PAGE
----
Then, there was the case of his finding, almost as dramatically, the small son of the blacksmith, Sánchez, who ran away from home into the surrounding countryside – a countryside dark, wooded, and full of bears, mountain lions, coyotes, foxes, wolves and who knows what kinds of spirits and demons. In the rocky and wooded hills, the boy, Juanito, had fallen into a narrow crevice and probably would have died had not del Guerro pushed his investigation into high gear, organizing civilians and soldiers into search parties, personally leading the teams day and night until the boy was found.

 Juanito’s return was met with many tears of relief. Del Guerro advised the regretful father not to admonish the boy too severely. The next day, he politely accepted a gift of a cross and an arrangement of colorful flowers and ribbons from the weeping and grateful mother who kissed his hands and continued to praise his efforts for weeks thereafter. He put these mementos on a table under the window in his office to remind everyone, and himself, of his duty and of his success. They were even better than his medals for valor. Well, almost.

In addition, his habit of frequenting the tavern for dinner and entertainment, as was customary for good public relations, showed the locals that he was approachable and sociable. The innkeeper was more than happy with the steady business from the cuartel and the fact that the officer, now somewhat of a local hero, kept customers lingering for more drinks as they enjoyed a relaxed atmosphere and vied to ingratiate themselves with the comandante. Del Guerro maintained a patient and calm dignity throughout these proceedings, leaving no doubt as to whom their protector was in Monterey.

 Finally, Captain del Guerro began to impress the dons and local businessmen with his seriousness and professionalism by calling upon them and making known his interest in their concerns for their lives and property. Here was no passive comandante who waited for events to overtake him, but instead, a proactive garrison commander who gave the impression of constant vigilance. Prior to his appointment, the townspeople had come to expect little from the comandante’s office other than graft and indifference.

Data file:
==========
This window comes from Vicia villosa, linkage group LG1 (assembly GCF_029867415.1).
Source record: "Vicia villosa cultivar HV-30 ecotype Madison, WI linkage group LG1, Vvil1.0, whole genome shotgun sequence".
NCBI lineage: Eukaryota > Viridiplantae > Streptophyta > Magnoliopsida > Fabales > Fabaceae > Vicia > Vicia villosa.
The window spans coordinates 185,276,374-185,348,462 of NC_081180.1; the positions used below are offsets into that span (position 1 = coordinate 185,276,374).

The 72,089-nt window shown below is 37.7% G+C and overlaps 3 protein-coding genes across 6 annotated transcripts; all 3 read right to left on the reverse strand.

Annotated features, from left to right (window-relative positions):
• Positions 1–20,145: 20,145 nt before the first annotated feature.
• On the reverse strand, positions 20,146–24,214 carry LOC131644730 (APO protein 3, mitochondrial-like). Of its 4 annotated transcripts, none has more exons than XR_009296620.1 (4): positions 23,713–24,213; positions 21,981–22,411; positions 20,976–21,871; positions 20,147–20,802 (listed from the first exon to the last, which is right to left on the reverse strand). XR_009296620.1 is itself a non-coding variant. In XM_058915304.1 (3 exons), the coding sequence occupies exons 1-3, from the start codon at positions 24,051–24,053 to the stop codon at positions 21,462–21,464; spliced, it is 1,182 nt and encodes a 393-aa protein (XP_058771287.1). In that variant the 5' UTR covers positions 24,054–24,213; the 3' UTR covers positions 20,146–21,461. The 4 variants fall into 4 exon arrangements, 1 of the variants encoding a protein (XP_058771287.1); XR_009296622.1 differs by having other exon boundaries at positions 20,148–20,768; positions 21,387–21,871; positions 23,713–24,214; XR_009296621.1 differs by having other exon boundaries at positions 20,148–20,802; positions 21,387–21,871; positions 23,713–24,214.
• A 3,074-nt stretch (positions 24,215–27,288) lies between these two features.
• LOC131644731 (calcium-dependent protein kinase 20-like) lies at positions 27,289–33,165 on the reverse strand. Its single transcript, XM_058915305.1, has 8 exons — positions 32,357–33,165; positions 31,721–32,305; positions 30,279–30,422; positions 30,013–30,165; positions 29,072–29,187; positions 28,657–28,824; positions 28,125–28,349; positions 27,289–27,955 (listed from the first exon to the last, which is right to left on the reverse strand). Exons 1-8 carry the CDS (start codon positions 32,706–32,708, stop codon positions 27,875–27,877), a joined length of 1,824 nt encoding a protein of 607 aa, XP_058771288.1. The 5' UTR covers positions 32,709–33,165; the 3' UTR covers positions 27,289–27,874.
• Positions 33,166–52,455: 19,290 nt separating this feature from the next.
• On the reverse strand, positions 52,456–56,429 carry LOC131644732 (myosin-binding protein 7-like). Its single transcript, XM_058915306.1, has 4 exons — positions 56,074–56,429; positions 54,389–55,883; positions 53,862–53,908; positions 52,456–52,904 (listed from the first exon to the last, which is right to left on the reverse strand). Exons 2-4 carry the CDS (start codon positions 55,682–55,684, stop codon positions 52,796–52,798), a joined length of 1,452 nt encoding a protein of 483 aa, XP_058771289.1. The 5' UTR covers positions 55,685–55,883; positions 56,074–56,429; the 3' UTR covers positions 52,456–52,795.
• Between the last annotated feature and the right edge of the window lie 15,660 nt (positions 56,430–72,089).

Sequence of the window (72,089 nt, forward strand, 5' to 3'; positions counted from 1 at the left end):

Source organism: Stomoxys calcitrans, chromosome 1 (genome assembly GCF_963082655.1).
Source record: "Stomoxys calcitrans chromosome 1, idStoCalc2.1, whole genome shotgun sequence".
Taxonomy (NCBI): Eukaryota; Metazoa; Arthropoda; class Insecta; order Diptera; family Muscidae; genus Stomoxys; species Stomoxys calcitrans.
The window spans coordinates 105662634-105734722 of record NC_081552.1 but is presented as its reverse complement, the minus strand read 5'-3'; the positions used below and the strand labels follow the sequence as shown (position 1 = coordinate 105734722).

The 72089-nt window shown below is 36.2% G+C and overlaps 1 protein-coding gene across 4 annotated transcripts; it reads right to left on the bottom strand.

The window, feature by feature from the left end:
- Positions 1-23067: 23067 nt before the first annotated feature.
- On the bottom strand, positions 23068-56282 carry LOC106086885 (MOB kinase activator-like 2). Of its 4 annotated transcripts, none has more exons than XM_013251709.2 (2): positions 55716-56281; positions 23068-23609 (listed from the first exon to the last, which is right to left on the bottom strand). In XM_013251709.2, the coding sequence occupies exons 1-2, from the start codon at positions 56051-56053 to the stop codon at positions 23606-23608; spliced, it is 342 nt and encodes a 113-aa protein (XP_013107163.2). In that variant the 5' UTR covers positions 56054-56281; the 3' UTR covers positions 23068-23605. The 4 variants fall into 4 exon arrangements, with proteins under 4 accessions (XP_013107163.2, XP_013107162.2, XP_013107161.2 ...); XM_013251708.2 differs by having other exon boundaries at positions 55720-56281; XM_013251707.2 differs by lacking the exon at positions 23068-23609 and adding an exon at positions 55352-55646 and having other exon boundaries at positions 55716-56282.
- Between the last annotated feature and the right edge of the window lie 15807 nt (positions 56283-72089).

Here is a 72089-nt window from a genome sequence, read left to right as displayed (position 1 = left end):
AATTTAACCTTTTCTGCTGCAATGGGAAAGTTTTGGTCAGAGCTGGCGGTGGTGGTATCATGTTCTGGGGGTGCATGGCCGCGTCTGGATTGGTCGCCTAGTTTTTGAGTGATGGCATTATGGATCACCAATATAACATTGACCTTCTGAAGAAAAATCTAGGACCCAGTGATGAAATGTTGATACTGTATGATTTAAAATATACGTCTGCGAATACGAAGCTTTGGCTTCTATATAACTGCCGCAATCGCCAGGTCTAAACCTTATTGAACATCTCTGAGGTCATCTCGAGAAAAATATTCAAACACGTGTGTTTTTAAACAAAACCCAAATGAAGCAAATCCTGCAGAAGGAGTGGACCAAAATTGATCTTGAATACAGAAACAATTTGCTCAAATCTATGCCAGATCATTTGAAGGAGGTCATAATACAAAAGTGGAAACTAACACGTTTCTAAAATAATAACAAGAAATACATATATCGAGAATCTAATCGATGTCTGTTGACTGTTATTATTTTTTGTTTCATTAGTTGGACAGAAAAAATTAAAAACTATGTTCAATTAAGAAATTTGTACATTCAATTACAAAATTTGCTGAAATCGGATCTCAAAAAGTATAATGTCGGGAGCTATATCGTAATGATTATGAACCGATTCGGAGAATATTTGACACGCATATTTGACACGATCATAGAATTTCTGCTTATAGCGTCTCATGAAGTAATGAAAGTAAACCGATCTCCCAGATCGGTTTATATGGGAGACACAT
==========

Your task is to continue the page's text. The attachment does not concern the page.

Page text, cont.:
Yet, despite these good deeds and a growing appreciation of his dedication to his office, Luís del Guerro found he had not been able to make much headway in redeeming himself in the eyes of an important personality in Monterey. This was the niece of an important ranchero, Don Felipe Verdugo, and her name was Anamaría Verdugo, arguably the most beautiful and charming young woman in the pueblo – and a friend of the incorrigible prankster Ricardo del Amo whom del Guerro had almost hanged.

At a reception held in his honor by Don Felipe, Luís found the young woman polite, but cool. Standing at the side of her uncle, she also congratulated him on his successes, but she uncharacteristically would not meet his eyes, looking instead past his shoulder as if concerned with other matters. When he approached her after the formalities and began to speak, she excused herself right away, turning to her cousin, Melana, taking her by the arm and leaving the room. Felipe Verdugo watched from afar and could only give a look of puzzled bewilderment at what he saw. Luís bowed diplomatically as Melana looked back at him over her shoulder, blushing with embarrassment, as she was hurried off. Yes, this was going to be a challenge.

The following Sunday found Luís del Guerro at mass at the mission. Like other prominent members of the community, he occupied the first pew. Uncharacteristically, he made a late appearance after the Verdugo family had taken their places. He moved into his spot as the congregation prepared to kneel. Anamaría, who sat near the end, did not notice his silent approach until she rose to kneel in prayer. She was startled by his sudden appearance and swayed, off balance momentarily. He caught her and gently helped her down, whispering an apology. She murmured, “Gracías, Comandante,” and gave him a sideward glance as he likewise knelt.

After prayers and the priest’s words of wisdom to the faithful, she listened to his baritone as he joined in “Áve María” and admitted to herself that he sang surprisingly well. He did not linger afterwards for social niceties. Nevertheless, as everyone left the mission and exchanged a few polite words with the priest, Padre Ignacio gave the garrison commander a few special words of praise for his heroism in the case of Mendoza and the boy, Juanito.

Luís del Guerro was the epitome of humility. “Thank you for your kind words, Father, but I was only doing my duty. I could do no less for anyone else.” Don Felipe was not the only subject of the King finding himself nodding in approval at these words. Anamaría only watched and listened in silence.